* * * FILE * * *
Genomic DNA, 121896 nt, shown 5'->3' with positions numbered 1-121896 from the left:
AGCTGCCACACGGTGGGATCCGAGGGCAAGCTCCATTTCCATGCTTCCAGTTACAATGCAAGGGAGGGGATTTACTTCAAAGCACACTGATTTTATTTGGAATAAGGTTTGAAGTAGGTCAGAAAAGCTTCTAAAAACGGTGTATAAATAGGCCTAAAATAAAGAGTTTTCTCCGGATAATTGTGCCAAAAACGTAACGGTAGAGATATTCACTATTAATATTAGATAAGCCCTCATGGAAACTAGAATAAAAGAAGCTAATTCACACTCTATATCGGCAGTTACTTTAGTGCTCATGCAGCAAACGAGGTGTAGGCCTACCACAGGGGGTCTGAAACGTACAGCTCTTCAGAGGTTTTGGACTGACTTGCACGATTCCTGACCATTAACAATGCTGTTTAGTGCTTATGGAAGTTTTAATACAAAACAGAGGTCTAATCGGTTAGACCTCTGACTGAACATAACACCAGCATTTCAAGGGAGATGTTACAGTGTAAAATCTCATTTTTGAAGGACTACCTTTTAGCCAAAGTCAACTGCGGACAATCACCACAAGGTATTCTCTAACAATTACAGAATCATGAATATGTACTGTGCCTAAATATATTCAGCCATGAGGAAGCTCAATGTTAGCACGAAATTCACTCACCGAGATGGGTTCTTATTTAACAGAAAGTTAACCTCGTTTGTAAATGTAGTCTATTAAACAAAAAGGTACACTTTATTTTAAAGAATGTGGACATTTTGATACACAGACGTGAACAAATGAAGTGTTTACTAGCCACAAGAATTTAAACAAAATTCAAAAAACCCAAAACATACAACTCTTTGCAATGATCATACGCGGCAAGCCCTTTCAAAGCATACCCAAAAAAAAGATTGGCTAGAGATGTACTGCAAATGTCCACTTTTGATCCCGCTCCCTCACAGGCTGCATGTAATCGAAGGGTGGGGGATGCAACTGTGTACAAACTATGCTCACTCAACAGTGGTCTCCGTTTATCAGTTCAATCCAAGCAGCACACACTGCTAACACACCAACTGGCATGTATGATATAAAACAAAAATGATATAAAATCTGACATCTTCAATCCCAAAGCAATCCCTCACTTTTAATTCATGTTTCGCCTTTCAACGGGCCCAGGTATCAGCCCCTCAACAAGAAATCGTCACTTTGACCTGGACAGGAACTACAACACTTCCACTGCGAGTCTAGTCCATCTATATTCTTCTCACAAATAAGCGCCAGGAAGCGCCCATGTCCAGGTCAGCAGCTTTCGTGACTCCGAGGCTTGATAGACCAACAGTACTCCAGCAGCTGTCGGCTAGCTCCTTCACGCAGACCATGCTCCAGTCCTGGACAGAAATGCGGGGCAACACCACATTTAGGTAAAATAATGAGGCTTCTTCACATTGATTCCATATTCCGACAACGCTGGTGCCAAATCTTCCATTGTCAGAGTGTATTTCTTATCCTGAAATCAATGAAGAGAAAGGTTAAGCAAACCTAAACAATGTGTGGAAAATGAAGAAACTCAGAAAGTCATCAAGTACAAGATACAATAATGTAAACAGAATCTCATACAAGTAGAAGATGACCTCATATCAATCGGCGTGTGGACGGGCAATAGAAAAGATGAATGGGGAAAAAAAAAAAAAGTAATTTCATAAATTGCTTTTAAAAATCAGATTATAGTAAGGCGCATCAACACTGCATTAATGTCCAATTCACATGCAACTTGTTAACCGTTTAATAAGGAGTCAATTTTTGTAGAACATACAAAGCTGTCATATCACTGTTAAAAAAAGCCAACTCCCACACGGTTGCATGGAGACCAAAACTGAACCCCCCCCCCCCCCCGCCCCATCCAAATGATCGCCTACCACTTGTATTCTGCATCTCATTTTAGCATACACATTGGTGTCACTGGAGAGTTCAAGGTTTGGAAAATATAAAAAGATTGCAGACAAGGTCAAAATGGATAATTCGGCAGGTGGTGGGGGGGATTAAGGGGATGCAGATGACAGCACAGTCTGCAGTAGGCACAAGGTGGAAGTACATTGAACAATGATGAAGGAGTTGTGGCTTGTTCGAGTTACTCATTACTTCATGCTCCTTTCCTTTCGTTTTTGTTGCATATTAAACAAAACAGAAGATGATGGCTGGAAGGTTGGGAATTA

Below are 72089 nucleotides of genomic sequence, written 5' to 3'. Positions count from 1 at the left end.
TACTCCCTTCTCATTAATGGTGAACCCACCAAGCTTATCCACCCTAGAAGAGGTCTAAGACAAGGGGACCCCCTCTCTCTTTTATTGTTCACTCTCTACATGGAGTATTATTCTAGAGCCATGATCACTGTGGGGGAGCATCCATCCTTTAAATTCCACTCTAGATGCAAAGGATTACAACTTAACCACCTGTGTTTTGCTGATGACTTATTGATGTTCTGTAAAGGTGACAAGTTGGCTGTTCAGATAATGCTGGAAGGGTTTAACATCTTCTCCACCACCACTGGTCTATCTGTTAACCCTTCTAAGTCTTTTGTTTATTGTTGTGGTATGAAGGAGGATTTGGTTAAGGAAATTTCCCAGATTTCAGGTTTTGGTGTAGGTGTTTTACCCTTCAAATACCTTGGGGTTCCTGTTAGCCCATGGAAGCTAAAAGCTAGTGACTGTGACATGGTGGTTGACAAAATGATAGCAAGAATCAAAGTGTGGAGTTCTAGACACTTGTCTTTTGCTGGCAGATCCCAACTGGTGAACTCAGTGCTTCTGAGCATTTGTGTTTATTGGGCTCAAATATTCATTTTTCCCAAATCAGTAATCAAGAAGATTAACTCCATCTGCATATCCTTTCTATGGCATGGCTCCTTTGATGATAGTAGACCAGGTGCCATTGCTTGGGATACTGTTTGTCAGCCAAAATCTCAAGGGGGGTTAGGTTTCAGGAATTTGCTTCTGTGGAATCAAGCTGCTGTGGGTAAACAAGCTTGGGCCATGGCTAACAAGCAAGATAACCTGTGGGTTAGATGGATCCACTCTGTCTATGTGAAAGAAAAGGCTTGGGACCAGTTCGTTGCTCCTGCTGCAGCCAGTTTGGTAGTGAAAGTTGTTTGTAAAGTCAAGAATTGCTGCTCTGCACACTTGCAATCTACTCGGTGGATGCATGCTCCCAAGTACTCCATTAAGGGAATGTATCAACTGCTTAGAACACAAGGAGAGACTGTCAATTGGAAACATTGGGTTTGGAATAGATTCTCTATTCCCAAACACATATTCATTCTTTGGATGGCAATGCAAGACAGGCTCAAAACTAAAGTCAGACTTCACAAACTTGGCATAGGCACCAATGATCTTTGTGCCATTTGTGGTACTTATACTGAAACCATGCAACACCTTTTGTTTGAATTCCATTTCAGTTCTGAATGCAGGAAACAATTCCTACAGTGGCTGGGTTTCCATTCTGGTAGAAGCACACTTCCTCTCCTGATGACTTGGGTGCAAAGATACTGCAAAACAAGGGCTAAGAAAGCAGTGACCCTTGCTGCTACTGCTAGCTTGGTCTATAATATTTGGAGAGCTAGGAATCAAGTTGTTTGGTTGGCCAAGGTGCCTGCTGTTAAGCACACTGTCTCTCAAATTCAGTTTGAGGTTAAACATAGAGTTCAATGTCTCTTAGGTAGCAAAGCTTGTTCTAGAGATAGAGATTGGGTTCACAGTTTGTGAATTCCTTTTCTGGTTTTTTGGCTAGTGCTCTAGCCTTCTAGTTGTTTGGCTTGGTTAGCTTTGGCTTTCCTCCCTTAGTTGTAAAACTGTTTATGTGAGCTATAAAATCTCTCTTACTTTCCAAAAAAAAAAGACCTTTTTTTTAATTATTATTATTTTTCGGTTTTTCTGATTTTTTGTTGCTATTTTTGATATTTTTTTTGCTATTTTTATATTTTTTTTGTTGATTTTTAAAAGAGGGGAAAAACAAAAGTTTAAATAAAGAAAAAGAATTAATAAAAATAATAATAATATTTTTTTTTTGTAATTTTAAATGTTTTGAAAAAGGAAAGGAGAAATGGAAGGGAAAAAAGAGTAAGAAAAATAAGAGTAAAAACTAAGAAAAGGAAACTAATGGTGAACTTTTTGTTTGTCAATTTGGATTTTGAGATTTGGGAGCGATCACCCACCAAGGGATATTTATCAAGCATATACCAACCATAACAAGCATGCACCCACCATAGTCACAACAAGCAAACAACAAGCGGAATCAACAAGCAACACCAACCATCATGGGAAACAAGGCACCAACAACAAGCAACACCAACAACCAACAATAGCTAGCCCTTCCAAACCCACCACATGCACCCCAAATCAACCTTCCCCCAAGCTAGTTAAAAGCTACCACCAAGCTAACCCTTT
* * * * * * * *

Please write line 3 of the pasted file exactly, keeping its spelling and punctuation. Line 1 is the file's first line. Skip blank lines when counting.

Below are 72089 nucleotides of genomic sequence, written 5' to 3'. Positions count from 1 at the left end.